Probiotics give new hope to premature babies

Spring 2016

One in eight babies born in Canada is born preterm. Many of these babies are at risk of developing a serious bowel condition called necrotizing enterocolitis, or NEC. This potentially fatal condition occurs because the baby’s bowel is immature and is colonized by bad, instead of good, bacteria. These fragile patients can require surgery, multiple hospital visits and have serious long-term outcomes – a very stressful start to a new life for the child and parents alike. 

To help babies avoid contracting this devastating bowel condition, caregivers in the Neonatal Intensive Care Unit (NICU) at Children’s Hospital, London Health Sciences Centre are implementing a preventative measure which is low cost and simple – providing a probiotic supplement. Probiotics are live bacteria and yeasts that keep the bowel healthy and are especially good for the digestive system. In recent years, probiotics have been gaining popularity for their health benefits.

According to Dr. Henry Roukema, Medical Director at Children’s Hospital’s NICU, the cause of NEC is not well understood, but involves immaturity of the intestinal lining which allows harmful bacteria to cross into the bowel wall and bloodstream. Currently, there are not many effective treatments, so prevention is the best option. 

In the last year, based on worldwide research results, the NICU at Children’s Hospital has started using a probiotic supplement for babies at risk for NEC – those born weighing less than three pounds and three ounces, or who are born seven or more weeks premature. Around 180 babies that fall into this category are admitted to the NICU each year, and on average nine of these babies develop NEC. Surgery is required in about half of all cases to remove the damaged part of the bowel, and devastatingly, one-third die.

Niko, a baby born 15 weeks premature and weighing only one pound and seven ounces, was the first baby at Children’s Hospital’s NICU to receive probiotic treatment. Niko was at high risk for developing NEC due to his extreme prematurity. His parents, both physicians themselves, requested that Niko be given the probiotic FloraBaby™. Niko did not develop NEC and has continued to flourish in his development. Niko’s success and his parents’ initiative led to the decision to start using probiotics, and particularly FloraBaby™, on all very low birth weight babies at LHSC. 

Probiotics have been in use in many NICUs outside of North America for the past decade. Studies in these areas have shown a reduction in the risk of NEC and death by approximately 50 percent, as well as better tolerance to milk feedings, fewer days on intravenous nutrition, and shorter hospital stays.

The NICU at Children’s Hospital is part of a national collaboration called EPIQ (Evidenced-based Practices for Improving Quality). Cindy Ulrich, Registered Dietitian at LHSC and co-chair of the EPIQ NEC Outcome group, identifies the introduction of probiotics as one of several evidenced-based feeding related practices recommended by the national group to target a reduction in NEC cases among very low weight at birth babies. Children’s Hospital is one of roughly a dozen Canadian NICU’s that have implemented probiotics.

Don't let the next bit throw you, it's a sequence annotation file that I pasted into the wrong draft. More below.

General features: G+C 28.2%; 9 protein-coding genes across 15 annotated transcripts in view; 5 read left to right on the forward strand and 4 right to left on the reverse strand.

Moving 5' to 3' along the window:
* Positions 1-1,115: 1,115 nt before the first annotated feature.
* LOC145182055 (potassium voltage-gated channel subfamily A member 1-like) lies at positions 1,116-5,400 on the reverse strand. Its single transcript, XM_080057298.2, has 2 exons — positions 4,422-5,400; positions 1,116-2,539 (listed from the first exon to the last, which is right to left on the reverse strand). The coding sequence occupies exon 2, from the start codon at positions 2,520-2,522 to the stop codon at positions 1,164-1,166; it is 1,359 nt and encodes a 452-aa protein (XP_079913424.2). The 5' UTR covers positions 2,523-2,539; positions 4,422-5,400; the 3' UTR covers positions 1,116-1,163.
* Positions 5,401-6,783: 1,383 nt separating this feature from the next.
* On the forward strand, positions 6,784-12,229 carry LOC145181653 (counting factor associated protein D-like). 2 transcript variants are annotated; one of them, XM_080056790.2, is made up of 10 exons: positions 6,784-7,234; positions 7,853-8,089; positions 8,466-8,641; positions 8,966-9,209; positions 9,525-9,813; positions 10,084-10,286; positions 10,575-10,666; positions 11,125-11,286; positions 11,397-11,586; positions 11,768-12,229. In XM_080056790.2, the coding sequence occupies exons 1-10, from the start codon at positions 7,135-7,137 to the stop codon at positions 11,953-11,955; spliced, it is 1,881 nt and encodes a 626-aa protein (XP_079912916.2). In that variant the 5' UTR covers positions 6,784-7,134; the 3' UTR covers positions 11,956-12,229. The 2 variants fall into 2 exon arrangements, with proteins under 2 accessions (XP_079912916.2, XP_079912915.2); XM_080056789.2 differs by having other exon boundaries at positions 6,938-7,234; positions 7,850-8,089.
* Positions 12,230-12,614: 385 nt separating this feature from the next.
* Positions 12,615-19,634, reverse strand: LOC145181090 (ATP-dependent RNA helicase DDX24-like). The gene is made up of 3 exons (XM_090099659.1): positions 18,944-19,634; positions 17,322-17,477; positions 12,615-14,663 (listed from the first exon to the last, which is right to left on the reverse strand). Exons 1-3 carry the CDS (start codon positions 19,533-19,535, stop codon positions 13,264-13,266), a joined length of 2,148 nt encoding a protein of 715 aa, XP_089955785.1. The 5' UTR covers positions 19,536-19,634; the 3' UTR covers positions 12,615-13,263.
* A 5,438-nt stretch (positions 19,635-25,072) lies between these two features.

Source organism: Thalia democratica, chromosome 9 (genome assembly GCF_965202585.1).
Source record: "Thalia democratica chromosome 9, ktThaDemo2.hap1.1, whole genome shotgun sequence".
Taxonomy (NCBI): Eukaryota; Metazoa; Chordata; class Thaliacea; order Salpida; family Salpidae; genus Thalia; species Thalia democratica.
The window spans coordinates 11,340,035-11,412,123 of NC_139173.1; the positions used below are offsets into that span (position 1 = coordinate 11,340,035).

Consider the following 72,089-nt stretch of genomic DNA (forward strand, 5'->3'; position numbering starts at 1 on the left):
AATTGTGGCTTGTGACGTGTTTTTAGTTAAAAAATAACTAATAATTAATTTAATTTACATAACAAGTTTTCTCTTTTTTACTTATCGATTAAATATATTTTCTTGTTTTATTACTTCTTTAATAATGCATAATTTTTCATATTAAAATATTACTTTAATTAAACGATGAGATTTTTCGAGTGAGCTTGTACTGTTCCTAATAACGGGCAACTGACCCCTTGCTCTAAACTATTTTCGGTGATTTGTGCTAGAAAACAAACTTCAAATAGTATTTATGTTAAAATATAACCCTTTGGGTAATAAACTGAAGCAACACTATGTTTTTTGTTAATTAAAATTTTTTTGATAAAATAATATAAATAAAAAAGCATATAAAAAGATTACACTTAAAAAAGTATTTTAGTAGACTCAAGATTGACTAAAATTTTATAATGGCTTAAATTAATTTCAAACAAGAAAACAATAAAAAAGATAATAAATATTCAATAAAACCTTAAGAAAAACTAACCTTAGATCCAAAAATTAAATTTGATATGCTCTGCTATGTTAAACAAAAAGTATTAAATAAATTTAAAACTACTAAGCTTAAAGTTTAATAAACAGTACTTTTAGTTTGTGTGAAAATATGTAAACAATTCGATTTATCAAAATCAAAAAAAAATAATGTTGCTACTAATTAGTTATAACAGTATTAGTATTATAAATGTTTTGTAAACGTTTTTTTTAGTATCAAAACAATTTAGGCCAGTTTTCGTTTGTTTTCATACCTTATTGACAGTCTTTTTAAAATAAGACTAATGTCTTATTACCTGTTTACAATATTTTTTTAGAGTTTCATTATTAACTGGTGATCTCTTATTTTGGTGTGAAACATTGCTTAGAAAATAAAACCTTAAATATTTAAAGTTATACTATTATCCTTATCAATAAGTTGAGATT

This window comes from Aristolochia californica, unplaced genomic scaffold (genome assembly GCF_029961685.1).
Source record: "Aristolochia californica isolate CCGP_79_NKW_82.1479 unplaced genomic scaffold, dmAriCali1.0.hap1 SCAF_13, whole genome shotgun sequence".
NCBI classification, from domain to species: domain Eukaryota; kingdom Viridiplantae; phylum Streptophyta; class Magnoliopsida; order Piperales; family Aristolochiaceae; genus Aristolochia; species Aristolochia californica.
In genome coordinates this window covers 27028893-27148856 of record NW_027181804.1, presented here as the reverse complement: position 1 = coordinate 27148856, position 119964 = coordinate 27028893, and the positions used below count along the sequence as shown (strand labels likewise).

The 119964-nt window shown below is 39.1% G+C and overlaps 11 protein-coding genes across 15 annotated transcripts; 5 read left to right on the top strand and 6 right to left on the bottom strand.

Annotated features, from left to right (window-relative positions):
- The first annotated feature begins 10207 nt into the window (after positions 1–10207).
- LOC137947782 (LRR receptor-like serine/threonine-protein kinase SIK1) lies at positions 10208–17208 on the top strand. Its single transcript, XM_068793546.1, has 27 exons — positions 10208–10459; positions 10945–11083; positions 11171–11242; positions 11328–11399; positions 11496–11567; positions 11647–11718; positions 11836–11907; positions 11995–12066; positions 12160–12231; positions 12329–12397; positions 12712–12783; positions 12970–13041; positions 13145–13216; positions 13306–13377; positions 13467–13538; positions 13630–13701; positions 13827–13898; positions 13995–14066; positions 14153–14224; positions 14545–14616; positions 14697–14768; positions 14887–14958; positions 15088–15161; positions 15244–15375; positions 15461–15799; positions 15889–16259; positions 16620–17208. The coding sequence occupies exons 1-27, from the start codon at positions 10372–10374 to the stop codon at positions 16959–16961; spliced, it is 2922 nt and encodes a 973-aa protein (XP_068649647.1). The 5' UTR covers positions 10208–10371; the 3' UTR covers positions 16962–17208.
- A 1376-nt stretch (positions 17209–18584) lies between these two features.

Recognized around the globe as a leader in probiotic research, Lawson Health Research Institute’s Dr. Gregor Reid was consulted throughout the implementation process by the NICU team at LHSC. “The peer-reviewed published evidence in favour of probiotics is exemplary and certainly outweighs any risks in taking these products.”

The research study is about six months away from completion as the team would like to recruit a total of 300 preterm babies to receive probiotics. To date, about 200 very low birth weight babies have received probiotic treatment and since implementing probiotics into the NICU, only four babies have developed NEC. This is a reduction of more than 50 per cent versus the number of cases expected.

Dr. Beth Ellen Brown, pediatric resident, will formally evaluate and report on the outcomes regarding this important practice change within the next year. While it is important to use caution in interpreting the lower number of NEC cases since probiotic implementation, this impressive reduction is consistent with reports in the literature.

Dr. Roukema recognizes the importance of this practice change. “NEC is not only devastating for the infant and the family, but it results in a tremendous burden to our health-care system. There is minimal cost associated with probiotic therapy compared to the cost savings to be realized by preventing even one case of NEC.”  

For Niko’s parents, Kristy and George, knowing that their baby was receiving a probiotic supplement gave them a peace of mind. “Niko is doing wonderfully. We can’t be more pleased with the outcome.”

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Kristy and George pose with their son, Niko, who was the first premature baby to receive probiotic therapy in the neonatal intensive care unit at Children's Hospital.